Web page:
Additional Resources

Implementation Science Basics

The Consortium for Implementation Science at University of North Carolina has a listserv with monthly newsletters and a section dedicated to a curated collection of resources, many of which have helpful accompanying commentary (“Resource of the Month“). For example, included in the list is NCI’s “At A Glance” guide for implementation science. 

Check out Hull and colleagues’ ImpRes Tool developed to guide design of high quality implementation research projects, available online.

Many researchers struggle with understanding, choosing, and applying theory in implementation science. A growing number of resources can help with this. Laura Damschroder recently published “Clarity out of Chaos: Use of Theory in Implementation Research, an article about implementation science theories that provides a high-level structure for thinking about theory and guidance on choosing, with example applications. In 2012, Tabak and colleagues conducted one of the earliest scans of implementation science models, theories, and frameworks (TMFs), identifying and classifying 61 of them. Nilsen and Bernhardsson published a 2019 narrative review of 8 determinant frameworks.  Sarah Birken and colleagues conducted a survey of 223 implementation researchers who collectively, reported the use of 100 different TMFs. Though the CFIR is one of the most widely cited frameworks, it may not be the best choice for you. This team extended their work by publishing The T-CaST Tool that provides a checklist to help guide selection of an appropriate TMF to guide your work. 

Prescriptive Frameworks and Models

The CFIR is a “determinant” framework because it provides a broad taxonomy of factors that influence implementation. In contrast, prescriptive theories and frameworks describe sequenced or interrelated activities to accomplish successful implementation (See Per Nilsen’s helpful classification of theories). Below is a list of a few frameworks and approaches that provide prescriptive guidance for conducting implementation: 

  • Active Implementation (AI) Hub : The AI Hub was recently redesigned and updated. It is a free, online learning environment geared toward anyone involved in active implementation or scaling up of programs and innovations. The site’s goal is to increase the knowledge and improve the performance of individuals engaged in actively implementing an innovation. They provide many helpful tutorials, tools and forums that provide in-depth information on the process of implementation.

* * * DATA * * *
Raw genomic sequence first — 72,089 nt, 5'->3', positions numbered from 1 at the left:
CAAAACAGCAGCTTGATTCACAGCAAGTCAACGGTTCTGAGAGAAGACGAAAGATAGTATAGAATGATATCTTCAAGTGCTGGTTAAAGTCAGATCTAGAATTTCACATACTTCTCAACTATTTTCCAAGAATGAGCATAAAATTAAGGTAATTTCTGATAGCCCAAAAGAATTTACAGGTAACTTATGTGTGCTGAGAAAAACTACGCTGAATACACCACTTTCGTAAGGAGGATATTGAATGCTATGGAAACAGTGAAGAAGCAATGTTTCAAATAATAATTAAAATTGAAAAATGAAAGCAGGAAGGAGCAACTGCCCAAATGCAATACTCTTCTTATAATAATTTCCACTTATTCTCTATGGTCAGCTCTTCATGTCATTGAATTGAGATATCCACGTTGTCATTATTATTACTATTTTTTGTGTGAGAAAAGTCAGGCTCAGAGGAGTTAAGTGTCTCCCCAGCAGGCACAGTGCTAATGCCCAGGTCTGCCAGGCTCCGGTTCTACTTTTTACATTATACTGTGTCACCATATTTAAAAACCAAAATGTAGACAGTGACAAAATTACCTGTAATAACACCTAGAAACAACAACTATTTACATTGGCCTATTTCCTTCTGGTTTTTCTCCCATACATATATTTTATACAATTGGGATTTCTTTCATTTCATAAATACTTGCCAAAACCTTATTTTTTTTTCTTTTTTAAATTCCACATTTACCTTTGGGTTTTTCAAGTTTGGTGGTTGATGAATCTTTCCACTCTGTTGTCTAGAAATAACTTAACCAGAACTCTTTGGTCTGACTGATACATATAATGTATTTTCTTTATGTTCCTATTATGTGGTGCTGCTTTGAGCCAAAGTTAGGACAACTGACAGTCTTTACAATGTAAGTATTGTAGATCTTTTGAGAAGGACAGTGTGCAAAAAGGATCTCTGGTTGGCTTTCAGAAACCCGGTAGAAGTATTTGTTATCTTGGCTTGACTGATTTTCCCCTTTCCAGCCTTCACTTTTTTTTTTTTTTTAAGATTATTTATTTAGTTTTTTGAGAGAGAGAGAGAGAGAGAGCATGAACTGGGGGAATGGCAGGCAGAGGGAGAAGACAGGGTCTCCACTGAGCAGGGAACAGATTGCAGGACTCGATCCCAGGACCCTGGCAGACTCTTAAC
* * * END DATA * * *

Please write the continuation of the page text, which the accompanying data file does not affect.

• Getting to Outcomes (GTO) : The GTO provides a model for carrying out implementation and support aimed at enhancing implementers’ capacity. The GTO model describes ten steps for successful implementation. The Quality Implementation Framework provides an update to this body of research.
  • Institute for Healthcare Improvement (IHI) Breakthrough Process : IHI’s Innovation Series white papers were developed to further their mission of improving the quality and value of health care. The findings and tools in these reports provide readers with an opportunity to understand and evaluate the issues, and begin testing changes that can help your organization make breakthrough improvements.
  • Recommendations for evaluation of health care improvement initiatives : In this paper, the authors argue for formative-theory driven evaluation of implementations that is iterative in nature and is changed to quickly reflect the realities of an implementation environment. The cyclical feedback loop advocated here can be categorized as evaluation of strategies and phases of improvements.
  • Stages of Implementation Completion (SIC) : This body of research describes and tests approaches to predict program start-up using the stages of implementation measure; the Stages of Implementation Completion (SIC) was developed as part of an implementation trial in 53 sites. It is unique in identifying the amount of time spent on each implementation activity and the proportion of activities completed. The results of this paper suggest that completing the first three stages of the SIC (Engagement, Consideration of Feasibility, Readiness Planning) relatively quickly is a strong predictor of successful implementation.

Quantitative Measures

The Seattle Implementation Research Conference’s Measures Project is in the process of identifying measurement instruments and mapping them to the CFIR and an outcomes framework; over 400 instruments have been identified and the SIRC is in the process of evaluating each instrument. Check back regularly for updates.

In addition, you can reference our Quantitative Data page and the “Quantitative Measures” sections within the individual constructs.

Training Resources

There are a number of training resources available for those interested in delving more deeply into implementation theory. Below is a list of materials and events. These events are offered as a resource. All are supported by non-profit funding (e.g., NIH grants) that are dedicated to building capacity and advancing the science of implementation. If you know of any training resources, please let us know and we will post as appropriate.

Training Institute for Dissemination and Implementation Research in Health (TIDIRH): The TIDIRH holds yearly conference dedicated to dissemination and implementation. It is run by Harvard University and the Dana-Farber Cancer Institute, with support from the NIH and the U.S. Department of Veterans Affairs.

Implementation of Evidence Based Practices from Evidence Based Behavioral Practice : Provides a compilation of resources and training aimed at bridging the gap between research and practice.


A Glossary provides a few definitions for frequently used terms in implementation. If you have suggestions for new terms to add to the Glossary or any other comments, please contact us